By Teresa Swartz Roberts
25. Copyright 2018
Live. Local. Late-breaking.
Every broadcast market has at least one news team that describes its newscast with the three Ls. Something about those words must appeal to viewers. Maybe it’s the alliteration. Same with Live, Laugh, Love. Maybe it’s the way the slogan encompasses the who-what-when-where-why-and-how nature of journalism. This is happening now to you or your neighbor. Saying late-breaking gives us an excuse to have less than the full story. You will have to keep watching to understand the why and how.
I am live. I’ve had another Parkinson’s anniversary. It’s been three years since I was diagnosed. Three years of fighting a battle that, before diagnosis, I had no weapons for. I responded to the standard treatment of carbidopa-levodopa. My therapists helped my body relearn how to reach for the top shelf, dance like no one is watching, make myself heard.
It’s a good life, a blessed life. I am able to practice my religion in a loving church community. I am able to be creative as long as I give myself time. And I have time. I have the perfect care partner, My Honey, and the perfect son, The Boy. I have people in my life who love and care for me.
As long as I am mindful and medicated, I can live well. Trying to remain in charge of my body takes pretty much all of my time: the 45 minutes of stretching and resistance I do before getting out of bed, the swallowing exercises I do with breakfast, the eyebrow raises and tongue-clicks I do to keep smiling, the shouting “It’s time to wash up for dinner!” and other nonsense while behind the wheel to keep my voice loud enough for everyday phrases.
I have become enough of a fixture at the Collins Hill Aquatic Center that I was missed when I had to avoid the water for a few weeks after a minor eye surgery. (And I definitely missed the folks there.) I’ve done Water Arthritis class and Tai Chi for Health class, and my husband is teaching me how to box in our garage. I am meeting other people with Parkinson’s (PWPs) at the YMCA Parkinson’s Movement class and Yoga for PD at Yoga Dawning, a studio in Suwannee. I see in them where I’ve been and where I’m headed.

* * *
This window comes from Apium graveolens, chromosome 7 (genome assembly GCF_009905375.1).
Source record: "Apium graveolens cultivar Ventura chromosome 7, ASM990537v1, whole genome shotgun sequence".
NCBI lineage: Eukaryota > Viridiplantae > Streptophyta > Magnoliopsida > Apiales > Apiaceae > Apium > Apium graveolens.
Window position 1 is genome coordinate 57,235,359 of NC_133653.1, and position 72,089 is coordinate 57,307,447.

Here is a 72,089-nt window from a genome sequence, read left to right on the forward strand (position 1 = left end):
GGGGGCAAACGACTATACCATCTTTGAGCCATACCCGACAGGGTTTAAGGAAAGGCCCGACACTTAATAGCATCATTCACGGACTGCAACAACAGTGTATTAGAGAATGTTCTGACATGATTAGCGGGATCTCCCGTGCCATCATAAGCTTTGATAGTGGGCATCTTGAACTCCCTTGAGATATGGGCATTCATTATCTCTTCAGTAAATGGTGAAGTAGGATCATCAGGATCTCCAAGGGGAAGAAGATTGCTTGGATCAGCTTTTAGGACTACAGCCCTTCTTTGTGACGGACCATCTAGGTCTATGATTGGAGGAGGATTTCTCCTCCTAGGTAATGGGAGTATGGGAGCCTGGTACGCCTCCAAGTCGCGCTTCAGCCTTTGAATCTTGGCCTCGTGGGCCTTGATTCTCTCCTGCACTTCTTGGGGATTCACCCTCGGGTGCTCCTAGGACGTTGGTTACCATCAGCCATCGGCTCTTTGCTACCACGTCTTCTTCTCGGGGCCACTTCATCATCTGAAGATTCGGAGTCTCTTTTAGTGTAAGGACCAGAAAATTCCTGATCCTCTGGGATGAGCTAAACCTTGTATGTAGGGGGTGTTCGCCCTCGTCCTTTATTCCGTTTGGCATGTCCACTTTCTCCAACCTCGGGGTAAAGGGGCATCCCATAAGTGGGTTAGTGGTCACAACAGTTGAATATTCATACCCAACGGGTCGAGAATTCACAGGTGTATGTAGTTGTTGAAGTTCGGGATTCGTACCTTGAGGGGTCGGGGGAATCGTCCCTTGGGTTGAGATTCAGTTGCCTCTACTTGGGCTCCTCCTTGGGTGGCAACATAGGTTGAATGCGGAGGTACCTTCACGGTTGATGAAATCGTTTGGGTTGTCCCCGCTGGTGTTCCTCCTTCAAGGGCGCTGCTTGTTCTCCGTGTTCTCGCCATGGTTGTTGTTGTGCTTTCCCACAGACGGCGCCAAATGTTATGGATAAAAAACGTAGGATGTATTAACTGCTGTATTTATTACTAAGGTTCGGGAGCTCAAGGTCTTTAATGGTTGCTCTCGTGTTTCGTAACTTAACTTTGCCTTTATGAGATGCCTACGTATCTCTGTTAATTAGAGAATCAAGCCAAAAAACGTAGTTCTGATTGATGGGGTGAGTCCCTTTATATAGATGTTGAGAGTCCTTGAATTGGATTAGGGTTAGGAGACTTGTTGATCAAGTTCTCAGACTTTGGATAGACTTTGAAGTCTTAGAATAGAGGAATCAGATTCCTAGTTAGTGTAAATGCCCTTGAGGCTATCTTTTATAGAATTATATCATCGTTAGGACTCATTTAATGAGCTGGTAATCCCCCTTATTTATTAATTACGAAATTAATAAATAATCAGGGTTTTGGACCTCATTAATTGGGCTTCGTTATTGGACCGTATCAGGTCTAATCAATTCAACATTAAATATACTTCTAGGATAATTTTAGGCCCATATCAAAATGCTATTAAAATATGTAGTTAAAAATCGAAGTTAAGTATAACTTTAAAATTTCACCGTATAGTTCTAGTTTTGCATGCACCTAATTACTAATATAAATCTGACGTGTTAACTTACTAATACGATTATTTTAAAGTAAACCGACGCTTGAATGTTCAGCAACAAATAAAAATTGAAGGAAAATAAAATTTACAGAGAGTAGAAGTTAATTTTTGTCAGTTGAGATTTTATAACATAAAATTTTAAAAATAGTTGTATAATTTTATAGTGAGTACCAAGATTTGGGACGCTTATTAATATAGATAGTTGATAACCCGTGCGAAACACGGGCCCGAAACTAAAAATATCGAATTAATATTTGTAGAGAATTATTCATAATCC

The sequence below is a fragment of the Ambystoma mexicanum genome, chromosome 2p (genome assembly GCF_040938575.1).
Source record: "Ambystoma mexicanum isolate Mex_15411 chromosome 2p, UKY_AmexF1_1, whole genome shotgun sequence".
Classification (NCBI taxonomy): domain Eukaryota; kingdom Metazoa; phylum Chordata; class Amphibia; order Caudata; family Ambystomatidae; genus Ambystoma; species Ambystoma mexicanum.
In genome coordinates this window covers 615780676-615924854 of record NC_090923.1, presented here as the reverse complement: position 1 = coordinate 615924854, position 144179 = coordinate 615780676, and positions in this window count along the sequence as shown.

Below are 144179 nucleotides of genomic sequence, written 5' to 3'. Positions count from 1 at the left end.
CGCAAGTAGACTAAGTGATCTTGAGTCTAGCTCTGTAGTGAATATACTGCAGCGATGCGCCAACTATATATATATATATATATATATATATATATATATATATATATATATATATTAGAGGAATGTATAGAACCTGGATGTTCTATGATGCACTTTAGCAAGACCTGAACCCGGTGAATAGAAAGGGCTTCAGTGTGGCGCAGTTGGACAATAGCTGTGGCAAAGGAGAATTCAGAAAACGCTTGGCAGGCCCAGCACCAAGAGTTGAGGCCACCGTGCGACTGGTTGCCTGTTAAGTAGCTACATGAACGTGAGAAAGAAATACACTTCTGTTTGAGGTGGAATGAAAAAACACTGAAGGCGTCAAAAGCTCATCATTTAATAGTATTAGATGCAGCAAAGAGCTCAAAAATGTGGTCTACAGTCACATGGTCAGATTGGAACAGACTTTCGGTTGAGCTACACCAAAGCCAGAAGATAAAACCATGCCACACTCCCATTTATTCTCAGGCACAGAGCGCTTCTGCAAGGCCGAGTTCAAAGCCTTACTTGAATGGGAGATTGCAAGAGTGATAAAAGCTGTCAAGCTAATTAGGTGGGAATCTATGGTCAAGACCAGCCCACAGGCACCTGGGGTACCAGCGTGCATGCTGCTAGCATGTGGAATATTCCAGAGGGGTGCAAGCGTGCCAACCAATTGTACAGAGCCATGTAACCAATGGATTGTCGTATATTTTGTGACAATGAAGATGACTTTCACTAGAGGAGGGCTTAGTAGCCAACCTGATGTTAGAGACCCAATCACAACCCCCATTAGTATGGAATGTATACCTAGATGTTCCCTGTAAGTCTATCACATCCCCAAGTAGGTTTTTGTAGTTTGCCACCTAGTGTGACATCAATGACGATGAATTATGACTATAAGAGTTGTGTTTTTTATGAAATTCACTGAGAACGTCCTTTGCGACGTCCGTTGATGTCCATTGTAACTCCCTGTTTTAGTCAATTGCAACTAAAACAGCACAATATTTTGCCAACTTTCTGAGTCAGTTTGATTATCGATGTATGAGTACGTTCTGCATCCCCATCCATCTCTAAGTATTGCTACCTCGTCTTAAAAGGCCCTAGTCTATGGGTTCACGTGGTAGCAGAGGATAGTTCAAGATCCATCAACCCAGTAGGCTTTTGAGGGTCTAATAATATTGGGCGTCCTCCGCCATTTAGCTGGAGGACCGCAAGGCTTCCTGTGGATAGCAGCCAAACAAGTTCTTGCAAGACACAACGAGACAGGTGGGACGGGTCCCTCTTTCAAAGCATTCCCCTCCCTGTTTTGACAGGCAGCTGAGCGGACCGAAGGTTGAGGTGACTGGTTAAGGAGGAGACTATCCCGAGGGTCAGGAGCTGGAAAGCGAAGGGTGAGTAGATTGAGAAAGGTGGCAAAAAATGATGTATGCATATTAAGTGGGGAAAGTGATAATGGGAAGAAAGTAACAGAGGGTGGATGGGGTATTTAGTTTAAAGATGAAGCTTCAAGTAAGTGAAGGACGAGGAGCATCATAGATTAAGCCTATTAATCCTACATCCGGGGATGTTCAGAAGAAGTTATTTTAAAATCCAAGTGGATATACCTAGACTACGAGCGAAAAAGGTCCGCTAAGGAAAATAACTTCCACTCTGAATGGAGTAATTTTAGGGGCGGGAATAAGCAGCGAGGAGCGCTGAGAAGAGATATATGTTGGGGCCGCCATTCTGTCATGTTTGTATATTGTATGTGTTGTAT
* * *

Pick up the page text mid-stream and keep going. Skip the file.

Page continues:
My world is pretty local. I don’t even realize I am disabled until I leave my comfortable, accessible environment and face stairs or short toilets. I don’t drive into downtown Atlanta. The eye doctor asked me how lights look when I drive at night, and my answer was that I don’t go out at night. I know this sounds pathetic, but I don’t feel pathetic. I stretch my body and my mind and my spirit. I just do it all within a 20-mile radius.
Here’s the breaking news: I’m in another transition with my Parkinson’s Disease. I didn’t really understand on/off episodes. My medicine wore off, and I’d occasionally have an off day, but now I’m looking at on/off as a switch that gets flipped. I’m writing this exactly 47 minutes before my next dose of carbidopa-levodopa. I know that at that point, I will need dopamine. I will feel my ankles start to stiffen and my back give me more of an argument when I ask it to straighten. I will start to shuffle when I walk and take several steps to turn a corner rather than one.
While I have some productive time every day, I am unreliable, unable to sustain the vigor needed to work a job. Recently, my husband and I met with a financial consultant who asked about the reasons I had worked in the past and whether I felt the need, other than financially, to work now. You are what you do, after all. I did struggle with my identity after giving up my job at a small liberal arts university in Maine. But I still have an identity. I know who I am. I am very good at being myself for short periods of time.
I thought I knew how to live in the moment, but I had no idea. I’m still learning. I don’t have the full story yet. I’m still live. Stay tuned.